The construction of facilities needed for a planned release of treated radioactive wastewater into the sea next year from the damaged Fukushima Dai-ichi nuclear power plant began yesterday, despite opposition from the local fishing community.
Plant workers started construction of a pipeline to transport the wastewater from hillside storage tanks to a coastal facility before its planned release next year, said the plant’s operator, Tokyo Electric Power Co Holdings (TEPCO).
The digging of an undersea tunnel was also to begin later yesterday.
Construction at the nuclear facility follows the Japanese Nuclear Regulation Authority’s formal approval last month of a detailed wastewater discharge plan that TEPCO submitted in December last year.
The Japanese government last year announced a decision to release the wastewater as a necessary step for the plant’s ongoing decommissioning.
A massive earthquake and tsunami in 2011 destroyed the plant’s cooling systems, causing triple meltdowns and the release of large amounts of radiation.
Water that was used to cool the three damaged and highly radioactive reactor cores has since leaked into basements of the reactor buildings, but was collected and stored in tanks.
TEPCO and government officials say that the water will be further treated to levels far below releasable standards, and that the environmental and health impacts would be negligible.
Of more than 60 isotopes selected for treatment, all but one — tritium — would be reduced to meet safety standards, they say.
Local fishing communities and neighboring countries have raised concerns about potential health hazards from the radioactive wastewater and the reputation damage to local produce, and oppose the release.
Scientists say the impact of long-term, low-dose exposure to not only tritium, but also other isotopes on the environment and humans are still unknown, and that a release is premature.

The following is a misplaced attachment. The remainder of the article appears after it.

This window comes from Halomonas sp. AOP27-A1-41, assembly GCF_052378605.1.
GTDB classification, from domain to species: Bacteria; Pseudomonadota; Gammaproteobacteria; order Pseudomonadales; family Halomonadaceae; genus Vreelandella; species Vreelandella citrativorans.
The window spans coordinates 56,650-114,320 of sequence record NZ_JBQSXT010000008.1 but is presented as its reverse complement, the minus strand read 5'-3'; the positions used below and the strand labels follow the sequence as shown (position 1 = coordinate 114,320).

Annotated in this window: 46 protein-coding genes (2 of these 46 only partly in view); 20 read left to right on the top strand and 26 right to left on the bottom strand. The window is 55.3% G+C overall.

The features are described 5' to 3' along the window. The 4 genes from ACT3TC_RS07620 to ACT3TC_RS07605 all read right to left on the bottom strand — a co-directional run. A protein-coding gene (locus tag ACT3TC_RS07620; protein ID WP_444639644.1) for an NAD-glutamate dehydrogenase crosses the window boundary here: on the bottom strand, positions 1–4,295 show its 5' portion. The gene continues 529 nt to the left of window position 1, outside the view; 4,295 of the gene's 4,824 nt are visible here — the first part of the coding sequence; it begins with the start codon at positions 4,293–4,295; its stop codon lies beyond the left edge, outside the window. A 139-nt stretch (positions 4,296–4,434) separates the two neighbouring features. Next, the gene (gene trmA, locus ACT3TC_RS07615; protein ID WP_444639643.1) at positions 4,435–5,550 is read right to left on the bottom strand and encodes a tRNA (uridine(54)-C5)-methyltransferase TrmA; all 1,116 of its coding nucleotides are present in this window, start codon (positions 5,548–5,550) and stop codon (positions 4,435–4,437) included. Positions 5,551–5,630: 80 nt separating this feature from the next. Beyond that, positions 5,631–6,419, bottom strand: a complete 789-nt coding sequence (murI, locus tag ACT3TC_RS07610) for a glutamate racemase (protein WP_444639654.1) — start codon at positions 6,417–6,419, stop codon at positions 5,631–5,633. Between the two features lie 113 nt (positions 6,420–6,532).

The contaminated water is being stored in about 1,000 tanks that require a lot of space in the plant complex.
Officials say they must be removed so that facilities can be built for its decommissioning.
The tanks are expected to reach their capacity in autumn next year.
TEPCO said it plans to transport treated and releasable water through a pipeline from the tanks to a coastal pool, where it would be diluted with seawater and then sent through an undersea tunnel with an outlet about 1km away to minimize the impact on local fishing and the environment.
TEPCO and the government have obtained approval from the heads of the plant’s host towns, Futaba and Okuma, for the construction, but local residents and the fishing community remain opposed and could still delay the process.
The current plan calls for a gradual release of treated water to begin next spring in a process that will take decades.
On Wednesday, Fukushima Governor Masao Uchibori and the two mayors visited Tokyo and asked Japanese Minister of Economy and Industry Koichi Hagiuda to ensure safety and prevent further damage to the reputation of Fukushima fishing products.
Akira Ono, who is the top TEPCO decommissioning officer at the plant, promised the highest efforts to ensure safety and understanding.
“We are aware of various views on reputational impact and safety concerns [of the release], and we’ll keep explaining throughly to stakeholders,” Hagiuda said.
TEPCO on Wednesday said that weather and sea conditions could delay a completion of the facility until summer next year.
Japan has sought help from the International Atomic Energy Agency to ensure the water release meets international safety standards, and reassure local fishing and other communities and neighboring countries.
IAEA experts who visited the plant earlier this year said that Japan was taking appropriate steps for the planned discharge.
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